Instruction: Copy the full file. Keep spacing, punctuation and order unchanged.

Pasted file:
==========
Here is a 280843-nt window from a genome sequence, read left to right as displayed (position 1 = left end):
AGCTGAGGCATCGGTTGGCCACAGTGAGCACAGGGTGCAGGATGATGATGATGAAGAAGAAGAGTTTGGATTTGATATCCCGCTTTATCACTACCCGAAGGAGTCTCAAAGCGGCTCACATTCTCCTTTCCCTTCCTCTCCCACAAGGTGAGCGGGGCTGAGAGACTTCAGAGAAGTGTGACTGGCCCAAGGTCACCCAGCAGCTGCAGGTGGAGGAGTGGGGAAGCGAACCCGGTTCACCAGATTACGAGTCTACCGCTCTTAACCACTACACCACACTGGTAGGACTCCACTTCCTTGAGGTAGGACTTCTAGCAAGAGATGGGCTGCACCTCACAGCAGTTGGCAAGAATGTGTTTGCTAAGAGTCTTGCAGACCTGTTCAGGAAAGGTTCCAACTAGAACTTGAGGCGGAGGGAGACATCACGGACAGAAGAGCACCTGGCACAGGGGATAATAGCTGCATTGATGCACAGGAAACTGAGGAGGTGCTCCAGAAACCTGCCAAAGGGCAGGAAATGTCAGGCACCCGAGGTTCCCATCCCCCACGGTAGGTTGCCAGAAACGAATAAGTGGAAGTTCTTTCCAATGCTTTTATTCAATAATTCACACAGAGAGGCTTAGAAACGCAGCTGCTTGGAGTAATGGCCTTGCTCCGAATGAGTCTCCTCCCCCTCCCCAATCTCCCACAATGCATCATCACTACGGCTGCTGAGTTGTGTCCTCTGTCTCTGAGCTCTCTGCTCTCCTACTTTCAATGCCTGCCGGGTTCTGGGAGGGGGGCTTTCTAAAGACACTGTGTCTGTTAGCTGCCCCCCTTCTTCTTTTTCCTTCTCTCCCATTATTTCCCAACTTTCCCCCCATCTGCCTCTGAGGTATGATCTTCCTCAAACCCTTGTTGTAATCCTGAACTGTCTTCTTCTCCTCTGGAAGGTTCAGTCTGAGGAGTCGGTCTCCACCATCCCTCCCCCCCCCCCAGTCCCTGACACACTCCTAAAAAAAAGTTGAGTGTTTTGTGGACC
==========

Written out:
Here is a 280843-nt window from a genome sequence, read left to right as displayed (position 1 = left end):
AGCTGAGGCATCGGTTGGCCACAGTGAGCACAGGGTGCAGGATGATGATGATGAAGAAGAAGAGTTTGGATTTGATATCCCGCTTTATCACTACCCGAAGGAGTCTCAAAGCGGCTCACATTCTCCTTTCCCTTCCTCTCCCACAAGGTGAGCGGGGCTGAGAGACTTCAGAGAAGTGTGACTGGCCCAAGGTCACCCAGCAGCTGCAGGTGGAGGAGTGGGGAAGCGAACCCGGTTCACCAGATTACGAGTCTACCGCTCTTAACCACTACACCACACTGGTAGGACTCCACTTCCTTGAGGTAGGACTTCTAGCAAGAGATGGGCTGCACCTCACAGCAGTTGGCAAGAATGTGTTTGCTAAGAGTCTTGCAGACCTGTTCAGGAAAGGTTCCAACTAGAACTTGAGGCGGAGGGAGACATCACGGACAGAAGAGCACCTGGCACAGGGGATAATAGCTGCATTGATGCACAGGAAACTGAGGAGGTGCTCCAGAAACCTGCCAAAGGGCAGGAAATGTCAGGCACCCGAGGTTCCCATCCCCCACGGTAGGTTGCCAGAAACGAATAAGTGGAAGTTCTTTCCAATGCTTTTATTCAATAATTCACACAGAGAGGCTTAGAAACGCAGCTGCTTGGAGTAATGGCCTTGCTCCGAATGAGTCTCCTCCCCCTCCCCAATCTCCCACAATGCATCATCACTACGGCTGCTGAGTTGTGTCCTCTGTCTCTGAGCTCTCTGCTCTCCTACTTTCAATGCCTGCCGGGTTCTGGGAGGGGGGCTTTCTAAAGACACTGTGTCTGTTAGCTGCCCCCCTTCTTCTTTTTCCTTCTCTCCCATTATTTCCCAACTTTCCCCCCATCTGCCTCTGAGGTATGATCTTCCTCAAACCCTTGTTGTAATCCTGAACTGTCTTCTTCTCCTCTGGAAGGTTCAGTCTGAGGAGTCGGTCTCCACCATCCCTCCCCCCCCCCCAGTCCCTGACACACTCCTAAAAAAAAGTTGAGTGTTTTGTGGACC